The only Orthodox jurisdictions to have been able to gain state registration in Moldova by applying through normal state procedures are the Moscow Patriarchate and the Belokrinitsa Old Believers.
Without registration religious communities have no status in law, cannot run bank accounts, cannot employ people officially, cannot invite foreign citizens, cannot run bank accounts or receive funds, and cannot own, buy or sell property.
Bishop Filaret (Pancu), who leads the diocese in Moldova of the Kiev Patriarchate of the Ukrainian Orthodox Church, said that his Church tried to gain registration again in summer 2007. "They give no argument as to why they won't register us – they just won't," told Forum 18 on 17 January. "We won in all the courts, right up to the Supreme Court."
Fr Vasily Ikizli, who leads one of four parishes in Moldova of the Russian Orthodox Church Abroad under the jurisdiction of Archbishop Agafangel (Pashkovsky) of Odessa, says his parish was denied registration in 2006. "They won't register any parishes until we have a national body registered, but they won't do that," he told Forum 18 on 24 January from the village of Congaz in the southern Comrat District. He said that about 150 people attend the liturgy each Sunday held in a private house and he wants to build a church. "Without registration that might be difficult."
Also denied registration are all Muslim communities as well as many Protestant congregations (see F18News 24 January 2007 http://www.forum18.org/Archive.php?article_id=902). Talgat Masaev, who leads the Spiritual Organisation of Muslims in Moldova, complained that "someone must have given an order not to register us". He said the Justice Ministry rejected their latest registration application in December 2007, citing inadequacies in the group's statute. "The policy hasn't changed," Masaev lamented.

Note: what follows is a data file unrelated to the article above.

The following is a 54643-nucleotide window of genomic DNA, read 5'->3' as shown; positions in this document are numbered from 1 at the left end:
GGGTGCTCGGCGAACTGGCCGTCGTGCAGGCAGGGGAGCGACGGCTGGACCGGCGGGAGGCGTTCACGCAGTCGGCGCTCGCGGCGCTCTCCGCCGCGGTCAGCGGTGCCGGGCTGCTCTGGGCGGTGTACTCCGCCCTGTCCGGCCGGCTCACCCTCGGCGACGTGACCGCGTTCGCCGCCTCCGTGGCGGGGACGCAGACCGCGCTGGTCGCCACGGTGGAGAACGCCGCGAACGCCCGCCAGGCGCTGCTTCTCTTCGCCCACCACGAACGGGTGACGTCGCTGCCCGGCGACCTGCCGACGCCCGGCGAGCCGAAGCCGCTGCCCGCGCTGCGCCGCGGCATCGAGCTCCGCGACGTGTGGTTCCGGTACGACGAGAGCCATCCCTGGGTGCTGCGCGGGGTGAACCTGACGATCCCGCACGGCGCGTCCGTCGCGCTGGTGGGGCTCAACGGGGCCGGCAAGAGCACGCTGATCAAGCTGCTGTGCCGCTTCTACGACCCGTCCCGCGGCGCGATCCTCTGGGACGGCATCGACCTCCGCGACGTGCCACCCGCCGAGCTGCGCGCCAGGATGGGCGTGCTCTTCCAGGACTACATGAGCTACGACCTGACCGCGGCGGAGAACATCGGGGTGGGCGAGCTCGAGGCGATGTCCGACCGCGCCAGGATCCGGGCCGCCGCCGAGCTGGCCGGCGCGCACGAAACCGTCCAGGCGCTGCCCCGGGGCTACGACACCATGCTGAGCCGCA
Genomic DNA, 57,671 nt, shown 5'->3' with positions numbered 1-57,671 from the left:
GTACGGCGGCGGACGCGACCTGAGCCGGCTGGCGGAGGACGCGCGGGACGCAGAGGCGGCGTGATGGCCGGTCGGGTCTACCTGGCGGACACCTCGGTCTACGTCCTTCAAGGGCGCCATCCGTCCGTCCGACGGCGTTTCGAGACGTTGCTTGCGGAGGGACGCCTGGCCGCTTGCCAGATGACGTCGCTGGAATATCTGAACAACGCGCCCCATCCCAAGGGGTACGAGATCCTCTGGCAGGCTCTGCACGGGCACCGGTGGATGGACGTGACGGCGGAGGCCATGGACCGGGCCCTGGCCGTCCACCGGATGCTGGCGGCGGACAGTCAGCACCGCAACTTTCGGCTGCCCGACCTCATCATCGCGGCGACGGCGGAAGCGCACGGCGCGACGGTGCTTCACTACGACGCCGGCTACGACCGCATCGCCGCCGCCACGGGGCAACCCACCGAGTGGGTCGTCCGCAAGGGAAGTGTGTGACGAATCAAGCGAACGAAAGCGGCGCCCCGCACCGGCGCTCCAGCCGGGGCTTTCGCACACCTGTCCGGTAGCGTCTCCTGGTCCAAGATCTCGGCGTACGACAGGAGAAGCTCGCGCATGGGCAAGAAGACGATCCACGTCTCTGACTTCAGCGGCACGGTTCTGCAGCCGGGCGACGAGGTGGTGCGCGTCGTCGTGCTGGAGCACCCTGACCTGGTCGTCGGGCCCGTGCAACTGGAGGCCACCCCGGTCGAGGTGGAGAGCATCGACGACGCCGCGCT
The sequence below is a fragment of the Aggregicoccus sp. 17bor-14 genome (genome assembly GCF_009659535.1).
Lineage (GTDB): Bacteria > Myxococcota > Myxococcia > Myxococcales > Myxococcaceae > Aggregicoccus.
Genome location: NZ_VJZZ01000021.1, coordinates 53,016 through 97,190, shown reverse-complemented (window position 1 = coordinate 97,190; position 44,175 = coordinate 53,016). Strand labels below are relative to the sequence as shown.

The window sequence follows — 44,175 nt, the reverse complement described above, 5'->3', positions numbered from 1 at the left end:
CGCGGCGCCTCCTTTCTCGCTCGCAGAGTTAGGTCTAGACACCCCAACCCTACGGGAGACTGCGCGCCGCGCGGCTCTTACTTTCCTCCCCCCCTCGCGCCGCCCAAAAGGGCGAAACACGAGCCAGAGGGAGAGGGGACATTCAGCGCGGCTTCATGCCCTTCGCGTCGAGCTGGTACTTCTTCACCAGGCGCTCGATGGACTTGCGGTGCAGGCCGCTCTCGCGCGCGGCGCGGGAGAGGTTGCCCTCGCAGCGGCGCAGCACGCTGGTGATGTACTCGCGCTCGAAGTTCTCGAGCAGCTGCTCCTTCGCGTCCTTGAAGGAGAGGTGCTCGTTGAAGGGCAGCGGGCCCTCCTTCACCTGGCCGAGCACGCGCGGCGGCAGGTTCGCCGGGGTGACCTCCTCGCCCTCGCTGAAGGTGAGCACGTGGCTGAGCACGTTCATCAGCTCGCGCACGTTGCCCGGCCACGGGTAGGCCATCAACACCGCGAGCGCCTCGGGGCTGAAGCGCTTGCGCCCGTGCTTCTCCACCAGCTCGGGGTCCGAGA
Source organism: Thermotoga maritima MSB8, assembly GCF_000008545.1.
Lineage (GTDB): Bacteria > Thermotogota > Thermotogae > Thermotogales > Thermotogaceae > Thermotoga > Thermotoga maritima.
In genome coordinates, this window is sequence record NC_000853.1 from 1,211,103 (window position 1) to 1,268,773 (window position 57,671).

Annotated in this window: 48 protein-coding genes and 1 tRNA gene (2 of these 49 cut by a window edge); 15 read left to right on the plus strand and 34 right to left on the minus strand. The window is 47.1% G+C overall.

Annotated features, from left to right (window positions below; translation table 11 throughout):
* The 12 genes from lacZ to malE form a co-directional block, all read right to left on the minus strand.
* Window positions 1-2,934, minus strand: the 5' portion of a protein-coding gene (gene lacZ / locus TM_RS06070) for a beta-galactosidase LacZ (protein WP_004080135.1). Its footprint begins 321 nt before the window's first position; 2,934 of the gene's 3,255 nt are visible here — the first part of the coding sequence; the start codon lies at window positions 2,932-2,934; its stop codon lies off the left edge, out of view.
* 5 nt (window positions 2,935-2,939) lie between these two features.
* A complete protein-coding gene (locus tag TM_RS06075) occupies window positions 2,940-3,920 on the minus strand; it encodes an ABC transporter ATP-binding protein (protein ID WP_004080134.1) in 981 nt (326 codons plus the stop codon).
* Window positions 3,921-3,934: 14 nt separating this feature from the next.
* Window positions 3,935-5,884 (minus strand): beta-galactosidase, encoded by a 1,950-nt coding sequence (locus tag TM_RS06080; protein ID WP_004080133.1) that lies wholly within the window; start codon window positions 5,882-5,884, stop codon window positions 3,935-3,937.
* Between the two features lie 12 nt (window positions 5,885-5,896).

The Justice Ministry took over registration from the State Service for Religious Denominations in the wake of the adoption of a new Religion Law in 2007 (see F18News 6 August 2007 http://www.forum18.org/Archive.php?article_id=1003).
Masaev's Muslim group has long complained of police check-ups on those leaving Friday prayers. He said the most recent such check-up was in autumn 2007. "The fact that they check up at Friday prayers is difficult to understand," he told Forum 18. "This and the denial of registration are strange, given that Moldova is supposed to be moving closer to Europe."
The Bessarabian Metropolitanate is the only religious community to have been subjected to such repeated extremely hostile rhetoric from senior officials. Speaking on national television on 30 November, President Voronin condemned the decision by the Romanian Orthodox Church – of which the Bessarabian Metropolitanate is a part - to reactivate three dioceses in Moldova to add to the one existing diocese based in Chisinau. He warned that he does not need "a second Kosovo" in Moldova and threatened to revoke the official registration of the Bessarabian Metropolitanate.
Presidential spokesperson Visanu maintained that there had been no problem with the Bessarabian Metropolitanate having legal status until October 2007, when the new dioceses were created. She claimed their existence created "tension in the country". However, she refused to explain to Forum 18 what tension she was referring to or why the Metropolitanate could not set up its own structures as it chose.
Visanu denied that the recent developments with the Bessarabian Metropolitanate were connected with the rights of religious believers, which she claimed continued to be respected. "This is not the question. Its registration was alright until they restored their dioceses a few months ago, causing tension in society." She insisted there was a "sub-text" to the issue, but refused to spell out what she believed this was.